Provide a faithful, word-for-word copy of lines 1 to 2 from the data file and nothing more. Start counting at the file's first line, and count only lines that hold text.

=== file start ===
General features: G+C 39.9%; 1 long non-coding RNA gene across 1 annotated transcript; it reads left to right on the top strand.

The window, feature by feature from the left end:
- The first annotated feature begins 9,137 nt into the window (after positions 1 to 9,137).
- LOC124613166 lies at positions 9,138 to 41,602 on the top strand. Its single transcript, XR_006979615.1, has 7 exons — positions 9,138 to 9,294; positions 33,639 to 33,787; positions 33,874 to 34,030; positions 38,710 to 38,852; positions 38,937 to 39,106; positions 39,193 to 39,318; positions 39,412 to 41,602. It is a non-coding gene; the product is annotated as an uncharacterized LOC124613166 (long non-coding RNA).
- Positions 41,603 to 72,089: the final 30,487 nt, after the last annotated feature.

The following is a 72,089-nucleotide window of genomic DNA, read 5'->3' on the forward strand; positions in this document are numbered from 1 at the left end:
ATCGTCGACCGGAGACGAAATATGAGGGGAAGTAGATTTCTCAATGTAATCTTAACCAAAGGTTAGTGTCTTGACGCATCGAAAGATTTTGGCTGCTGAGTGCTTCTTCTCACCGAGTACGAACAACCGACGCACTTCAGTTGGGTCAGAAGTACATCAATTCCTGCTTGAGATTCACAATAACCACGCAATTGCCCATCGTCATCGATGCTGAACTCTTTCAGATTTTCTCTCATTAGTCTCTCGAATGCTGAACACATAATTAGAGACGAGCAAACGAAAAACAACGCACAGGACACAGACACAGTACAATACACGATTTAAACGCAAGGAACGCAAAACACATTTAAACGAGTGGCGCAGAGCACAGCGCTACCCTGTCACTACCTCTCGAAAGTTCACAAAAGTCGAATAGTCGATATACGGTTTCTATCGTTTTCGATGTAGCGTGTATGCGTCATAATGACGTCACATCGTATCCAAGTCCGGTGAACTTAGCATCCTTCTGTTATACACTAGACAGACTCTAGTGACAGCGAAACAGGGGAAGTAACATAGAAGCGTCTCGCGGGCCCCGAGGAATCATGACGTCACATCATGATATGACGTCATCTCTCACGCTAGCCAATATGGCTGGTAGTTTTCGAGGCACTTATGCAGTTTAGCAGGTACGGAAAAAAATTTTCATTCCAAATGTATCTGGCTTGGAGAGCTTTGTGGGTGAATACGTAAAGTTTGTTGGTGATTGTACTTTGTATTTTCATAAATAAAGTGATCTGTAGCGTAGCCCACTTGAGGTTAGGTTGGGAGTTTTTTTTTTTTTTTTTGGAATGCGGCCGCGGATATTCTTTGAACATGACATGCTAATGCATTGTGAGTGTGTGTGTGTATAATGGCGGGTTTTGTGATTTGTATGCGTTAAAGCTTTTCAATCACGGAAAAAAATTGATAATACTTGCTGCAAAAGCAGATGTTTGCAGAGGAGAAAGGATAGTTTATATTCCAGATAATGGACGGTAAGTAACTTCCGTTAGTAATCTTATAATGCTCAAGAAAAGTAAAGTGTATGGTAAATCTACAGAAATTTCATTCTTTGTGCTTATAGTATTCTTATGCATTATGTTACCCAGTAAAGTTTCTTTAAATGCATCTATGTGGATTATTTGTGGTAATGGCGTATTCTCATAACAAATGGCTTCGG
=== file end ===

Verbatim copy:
General features: G+C 39.9%; 1 long non-coding RNA gene across 1 annotated transcript; it reads left to right on the top strand.

The window, feature by feature from the left end: